On his first day of work, Henry responds to a routine call: some drunk idiots are shooting off fireworks in the middle of the summer-scorched forest. During the live gameplay demo, we got a look at the game s storytelling mechanics, which have a lot in common with Telltale s The Walking Dead and Wolf Among Us series: a few dialog options vary in terms of humor, harshness, and earnestness, and letting the timer run out and the radio fall silent is always an option. Henry hikes out to confront the drunk campers at the urging of Delilah. Henry finds empty beer cans and bottle rockets, and the player chooses whether and how to talk about these things with Delilah.

On returning to the watchtower, Henry discovers that his new home has been broken into and all of his things have been ransacked, which kicks off the mystery: How alone is Henry, really? Who else might be out here? Are there more dangerous things in the woods than bears and forest fires?

Even though Firewatch is set in an open forest that can be explored in any direction, Campo Santo was clear that it will not be a traditional open-world setting. This is not an open-world game in the vein of Skyrim, developer Chris Remo said during the Q&A session. This is a narrative game, and we want players to experience this narrative in a certain way, but with a degree of freedom. You can go wherever you want and you won t find invisible walls, in other words, but you will find empty forest until its time for the mystery to unfold naturally. Co-founder of Campo Santo, Jake Rodkin, elaborated: I think Sean framing it as a mystery is a good way to do it. At a certain point you re not going to be able to advance in the story until you ve found a key piece of information, but we want to give you the freedom to be wrong, to make mistakes, he said.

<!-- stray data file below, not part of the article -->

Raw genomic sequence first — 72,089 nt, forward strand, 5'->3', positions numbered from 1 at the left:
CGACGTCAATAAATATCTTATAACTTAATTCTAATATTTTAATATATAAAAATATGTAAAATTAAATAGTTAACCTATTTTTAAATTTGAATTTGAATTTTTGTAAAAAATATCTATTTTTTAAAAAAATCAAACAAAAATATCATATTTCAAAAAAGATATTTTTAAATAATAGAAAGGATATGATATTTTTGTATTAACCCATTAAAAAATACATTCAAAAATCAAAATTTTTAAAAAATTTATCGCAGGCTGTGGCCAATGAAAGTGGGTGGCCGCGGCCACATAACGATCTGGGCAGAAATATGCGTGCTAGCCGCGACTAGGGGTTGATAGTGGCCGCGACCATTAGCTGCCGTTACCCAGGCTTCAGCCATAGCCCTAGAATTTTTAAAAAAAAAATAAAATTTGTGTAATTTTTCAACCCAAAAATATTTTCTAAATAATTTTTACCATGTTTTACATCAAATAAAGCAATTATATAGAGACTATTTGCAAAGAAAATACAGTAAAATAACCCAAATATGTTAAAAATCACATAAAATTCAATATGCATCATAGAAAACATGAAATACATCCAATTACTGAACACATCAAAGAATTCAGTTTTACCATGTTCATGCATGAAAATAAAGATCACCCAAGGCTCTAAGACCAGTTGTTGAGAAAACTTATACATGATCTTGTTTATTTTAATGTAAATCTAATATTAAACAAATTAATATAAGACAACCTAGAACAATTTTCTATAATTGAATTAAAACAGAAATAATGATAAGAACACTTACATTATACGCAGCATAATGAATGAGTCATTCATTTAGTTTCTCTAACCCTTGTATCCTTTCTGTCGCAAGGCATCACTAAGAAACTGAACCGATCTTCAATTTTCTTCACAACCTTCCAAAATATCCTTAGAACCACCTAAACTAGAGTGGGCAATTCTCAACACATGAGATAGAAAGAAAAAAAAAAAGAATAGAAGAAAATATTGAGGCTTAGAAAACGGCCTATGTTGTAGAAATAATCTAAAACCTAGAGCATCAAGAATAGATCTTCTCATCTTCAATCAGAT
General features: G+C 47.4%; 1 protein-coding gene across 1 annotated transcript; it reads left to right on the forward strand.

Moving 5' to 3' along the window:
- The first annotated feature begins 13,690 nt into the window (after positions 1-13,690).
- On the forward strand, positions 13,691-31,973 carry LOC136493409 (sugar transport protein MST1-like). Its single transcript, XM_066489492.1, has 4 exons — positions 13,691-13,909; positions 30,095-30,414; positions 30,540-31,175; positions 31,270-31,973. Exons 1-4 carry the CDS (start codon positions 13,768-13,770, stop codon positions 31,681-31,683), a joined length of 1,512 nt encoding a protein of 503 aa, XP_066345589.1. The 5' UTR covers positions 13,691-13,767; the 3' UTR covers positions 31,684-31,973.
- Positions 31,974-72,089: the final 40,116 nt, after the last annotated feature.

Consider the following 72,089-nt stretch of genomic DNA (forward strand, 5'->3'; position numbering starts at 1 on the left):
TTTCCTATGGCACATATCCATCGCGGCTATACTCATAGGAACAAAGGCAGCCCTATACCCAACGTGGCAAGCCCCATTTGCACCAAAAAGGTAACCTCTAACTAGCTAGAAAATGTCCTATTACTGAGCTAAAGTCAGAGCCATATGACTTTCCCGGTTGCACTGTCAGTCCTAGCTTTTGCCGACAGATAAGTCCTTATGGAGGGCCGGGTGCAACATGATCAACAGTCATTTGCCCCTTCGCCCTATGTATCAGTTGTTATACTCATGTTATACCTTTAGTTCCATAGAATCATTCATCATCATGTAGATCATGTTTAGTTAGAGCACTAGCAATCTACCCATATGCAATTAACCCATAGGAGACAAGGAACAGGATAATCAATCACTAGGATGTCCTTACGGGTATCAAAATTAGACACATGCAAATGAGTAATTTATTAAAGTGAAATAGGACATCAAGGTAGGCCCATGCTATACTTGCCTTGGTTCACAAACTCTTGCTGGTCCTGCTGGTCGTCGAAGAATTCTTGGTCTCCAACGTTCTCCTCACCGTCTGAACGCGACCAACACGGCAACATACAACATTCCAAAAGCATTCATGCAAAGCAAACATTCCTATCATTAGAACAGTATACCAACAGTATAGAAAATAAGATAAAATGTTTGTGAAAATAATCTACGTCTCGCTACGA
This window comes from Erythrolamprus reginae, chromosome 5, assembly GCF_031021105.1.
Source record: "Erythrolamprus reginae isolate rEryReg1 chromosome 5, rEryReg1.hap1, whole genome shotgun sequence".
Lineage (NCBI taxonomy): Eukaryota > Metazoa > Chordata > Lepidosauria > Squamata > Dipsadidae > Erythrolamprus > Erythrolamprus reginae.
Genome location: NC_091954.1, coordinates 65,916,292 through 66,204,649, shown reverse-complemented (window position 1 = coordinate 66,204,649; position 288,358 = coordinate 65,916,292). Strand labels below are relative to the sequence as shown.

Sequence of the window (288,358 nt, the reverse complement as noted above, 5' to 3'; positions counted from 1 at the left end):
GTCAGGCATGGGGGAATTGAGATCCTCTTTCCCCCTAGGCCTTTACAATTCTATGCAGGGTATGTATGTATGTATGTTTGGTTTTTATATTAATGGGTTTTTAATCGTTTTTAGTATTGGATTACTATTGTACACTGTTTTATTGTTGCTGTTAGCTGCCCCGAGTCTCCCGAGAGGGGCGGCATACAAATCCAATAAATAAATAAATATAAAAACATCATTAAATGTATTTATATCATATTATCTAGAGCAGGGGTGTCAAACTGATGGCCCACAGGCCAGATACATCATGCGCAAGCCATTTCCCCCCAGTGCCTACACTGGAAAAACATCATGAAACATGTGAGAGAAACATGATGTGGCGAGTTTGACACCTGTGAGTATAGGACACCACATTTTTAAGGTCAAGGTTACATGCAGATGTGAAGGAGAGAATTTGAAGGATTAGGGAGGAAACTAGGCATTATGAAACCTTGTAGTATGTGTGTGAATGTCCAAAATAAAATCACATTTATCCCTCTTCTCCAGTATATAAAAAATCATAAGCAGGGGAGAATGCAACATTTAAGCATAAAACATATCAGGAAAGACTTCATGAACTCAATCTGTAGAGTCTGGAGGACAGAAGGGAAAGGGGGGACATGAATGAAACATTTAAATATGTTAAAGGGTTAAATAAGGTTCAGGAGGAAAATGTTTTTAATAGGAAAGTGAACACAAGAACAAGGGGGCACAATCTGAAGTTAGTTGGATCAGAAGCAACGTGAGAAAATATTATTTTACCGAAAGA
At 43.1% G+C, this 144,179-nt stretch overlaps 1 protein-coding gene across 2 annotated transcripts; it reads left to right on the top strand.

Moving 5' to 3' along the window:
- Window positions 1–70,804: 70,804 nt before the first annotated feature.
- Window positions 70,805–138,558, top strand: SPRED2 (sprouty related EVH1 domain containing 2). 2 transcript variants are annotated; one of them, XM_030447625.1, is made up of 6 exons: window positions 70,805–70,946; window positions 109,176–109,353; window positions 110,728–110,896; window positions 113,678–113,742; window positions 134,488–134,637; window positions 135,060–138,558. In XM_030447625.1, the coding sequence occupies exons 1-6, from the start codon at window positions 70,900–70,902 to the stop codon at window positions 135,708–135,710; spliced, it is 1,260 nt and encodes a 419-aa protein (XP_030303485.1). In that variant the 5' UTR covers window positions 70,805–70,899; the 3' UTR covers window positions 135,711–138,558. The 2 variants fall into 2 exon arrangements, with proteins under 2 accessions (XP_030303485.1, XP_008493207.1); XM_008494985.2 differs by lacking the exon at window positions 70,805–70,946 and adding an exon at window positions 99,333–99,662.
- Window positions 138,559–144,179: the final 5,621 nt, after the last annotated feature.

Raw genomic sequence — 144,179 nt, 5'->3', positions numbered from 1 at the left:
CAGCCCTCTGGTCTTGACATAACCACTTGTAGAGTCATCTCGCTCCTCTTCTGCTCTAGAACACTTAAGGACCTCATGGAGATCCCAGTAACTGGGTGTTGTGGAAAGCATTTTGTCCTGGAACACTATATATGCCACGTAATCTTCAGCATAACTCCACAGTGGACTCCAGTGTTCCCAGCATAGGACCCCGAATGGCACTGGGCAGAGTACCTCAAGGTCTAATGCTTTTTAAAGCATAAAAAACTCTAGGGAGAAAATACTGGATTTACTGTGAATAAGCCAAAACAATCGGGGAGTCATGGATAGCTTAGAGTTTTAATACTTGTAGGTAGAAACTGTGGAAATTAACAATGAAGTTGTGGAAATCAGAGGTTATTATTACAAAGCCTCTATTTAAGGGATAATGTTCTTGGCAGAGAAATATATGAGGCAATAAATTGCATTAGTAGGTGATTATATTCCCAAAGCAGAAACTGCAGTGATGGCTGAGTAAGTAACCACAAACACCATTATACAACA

A huge part of the story will be your interaction with Delila: how you respond, when you respond, pausing before responding, talking too much, and talking about nothing will all change the way she views you and interacts with you, especially as tensions start to mount.

Henry will be an unarmed protagonist exploring a wilderness mystery, a synopsis more at home to modern literature than modern gaming. A firewatcher s safety, of course, comes from their tower, not from guns. When that sanctuary is violated, Henry realizes that he is completely unarmed and alone, and someone nearby doesn t have his best interests at heart. It looks like it could shake out to be a tense, dark mystery told in an exciting new way.

Campo Santo is aiming for a 2015 release for Firewatch. Look to the team s development blog for more details. You can check out all of our PAX 2014 coverage here.
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Warning: there are unmarked spoilers for all of Season 2 of The Walking Dead, including episode 5, below. Going forward, PC Gamer will review episodic games like TV episodes: critiquing and discussing the story of each episode as the season progresses, before assigning a score at the end of the season (season 2 review coming soon). Read more about how we review games in the PC Gamer reviews policy.

I cheated in episode five of The Walking Dead Season 2. Not with a code or a hack that lets Clementine and all of her friends live happily ever after. But I did cheat, or do something that feels like cheating, to me: after finishing episode five, I went back to two moments and did things differently. I sacrificed the purity of the story, the agony of making blind decisions, to see if things would play out differently. I didn t expect the story to change so dramatically, or that replaying those decisions would completely change how I felt about the episode, but it did.